- Someone insists that they literally have no stories or cannot remember anything from their life.
- Someone insists on making a sketch or template of his/her map on a smaller piece of paper and then often runs out of time to transfer it to the larger one.
- Someone spends a lot of time on their phone Googling specific images to try to help themselves figure out how to draw a campfire or their home country or a dollar bill.
- Someone gets up at the end and tells a story that they admit they haven’t thought of in years, that the life map helped jog from their memory.
- Or someone blows us away with an amazing and unexpected new metaphor…my life is like a deck of cards where I was dealt 24 Jokers and 1 Queen…my map is like Pandora’s Box...
In the end, it’s scary and wonderful to be invited to review your journey in such a public and visual manner. Afterward, if there’s time, we often walk around and view each of the maps as if we were in a fine art gallery.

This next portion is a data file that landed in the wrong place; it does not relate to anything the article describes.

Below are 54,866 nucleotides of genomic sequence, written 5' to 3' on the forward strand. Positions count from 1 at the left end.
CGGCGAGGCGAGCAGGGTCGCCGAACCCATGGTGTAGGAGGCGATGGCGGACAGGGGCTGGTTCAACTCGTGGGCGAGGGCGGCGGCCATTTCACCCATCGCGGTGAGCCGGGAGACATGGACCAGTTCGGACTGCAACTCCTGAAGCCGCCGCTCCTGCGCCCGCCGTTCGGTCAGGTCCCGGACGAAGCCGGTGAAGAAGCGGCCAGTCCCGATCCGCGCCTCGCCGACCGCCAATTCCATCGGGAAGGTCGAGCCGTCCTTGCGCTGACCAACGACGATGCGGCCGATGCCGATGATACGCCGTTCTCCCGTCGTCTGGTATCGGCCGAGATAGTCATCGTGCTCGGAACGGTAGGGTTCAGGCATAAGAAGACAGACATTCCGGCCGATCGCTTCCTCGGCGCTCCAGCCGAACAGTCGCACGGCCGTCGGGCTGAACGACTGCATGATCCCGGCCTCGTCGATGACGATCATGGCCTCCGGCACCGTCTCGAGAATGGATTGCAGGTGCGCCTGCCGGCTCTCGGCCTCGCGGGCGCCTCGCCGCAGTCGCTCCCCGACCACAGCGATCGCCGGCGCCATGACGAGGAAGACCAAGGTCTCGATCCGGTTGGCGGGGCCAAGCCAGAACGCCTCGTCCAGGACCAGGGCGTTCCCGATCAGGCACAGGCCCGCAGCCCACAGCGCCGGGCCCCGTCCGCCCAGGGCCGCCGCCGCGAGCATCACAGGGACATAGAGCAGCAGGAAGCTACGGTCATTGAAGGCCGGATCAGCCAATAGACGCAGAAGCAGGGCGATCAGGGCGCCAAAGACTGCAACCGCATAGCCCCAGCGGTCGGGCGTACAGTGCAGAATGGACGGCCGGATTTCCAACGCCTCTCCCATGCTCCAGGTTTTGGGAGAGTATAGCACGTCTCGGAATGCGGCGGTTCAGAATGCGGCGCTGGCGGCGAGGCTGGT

Remember Cartoon Thought Bubbles?
For years I’ve had this idea to write a play or movie script where everyone wakes up one day and suddenly their thoughts have become visible in the form of cartoon thought bubbles. Just for a day. Think about it. What chaos would ensue in personal relationships, everyday interactions, and politics!
As I watch people take in each other’s life maps and listen to each other’s stories, I think about what an incredible exercise in empathy-building this is. I imagine what it would be like if we could always catch a glimpse of someone’s life map at a most opportune moment.
That jerk who cut you off in traffic…
The barista who gave you regular instead of decaf…
The guy who was so mean to you in a Facebook post…
I wonder how the world might work differently if we had the capacity to glimpse each other’s life maps.
It’s just not that easy. If it were, it would leave us just as cold and shallow as swiping left or an Instagram photo. The thing I’ve come to appreciate is that this process simply takes a little time. Some good music and some snacks. And the willingness to be a little vulnerable. One stick figure drawing at a time.